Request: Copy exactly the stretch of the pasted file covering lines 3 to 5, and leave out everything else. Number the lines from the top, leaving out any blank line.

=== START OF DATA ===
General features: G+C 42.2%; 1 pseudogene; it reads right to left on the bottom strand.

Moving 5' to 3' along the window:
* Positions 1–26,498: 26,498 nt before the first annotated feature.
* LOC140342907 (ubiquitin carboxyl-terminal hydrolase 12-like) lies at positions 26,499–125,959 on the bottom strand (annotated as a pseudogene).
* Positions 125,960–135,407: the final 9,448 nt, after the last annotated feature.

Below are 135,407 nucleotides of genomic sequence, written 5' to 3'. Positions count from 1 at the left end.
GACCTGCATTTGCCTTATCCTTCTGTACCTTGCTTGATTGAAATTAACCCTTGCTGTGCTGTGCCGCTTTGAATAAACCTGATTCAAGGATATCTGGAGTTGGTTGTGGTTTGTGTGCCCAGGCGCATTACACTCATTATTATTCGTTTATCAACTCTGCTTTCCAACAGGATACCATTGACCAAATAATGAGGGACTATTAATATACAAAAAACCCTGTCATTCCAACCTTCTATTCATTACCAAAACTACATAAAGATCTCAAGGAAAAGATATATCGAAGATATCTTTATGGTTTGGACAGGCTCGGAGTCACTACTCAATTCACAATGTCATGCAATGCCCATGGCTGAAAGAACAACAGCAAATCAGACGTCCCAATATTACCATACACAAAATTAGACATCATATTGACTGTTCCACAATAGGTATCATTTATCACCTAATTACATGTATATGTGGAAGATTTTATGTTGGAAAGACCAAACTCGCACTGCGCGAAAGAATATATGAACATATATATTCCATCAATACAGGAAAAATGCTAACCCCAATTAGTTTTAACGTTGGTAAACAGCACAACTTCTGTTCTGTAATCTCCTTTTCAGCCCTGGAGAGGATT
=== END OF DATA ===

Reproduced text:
* Positions 1–26,498: 26,498 nt before the first annotated feature.
* LOC140342907 (ubiquitin carboxyl-terminal hydrolase 12-like) lies at positions 26,499–125,959 on the bottom strand (annotated as a pseudogene).
* Positions 125,960–135,407: the final 9,448 nt, after the last annotated feature.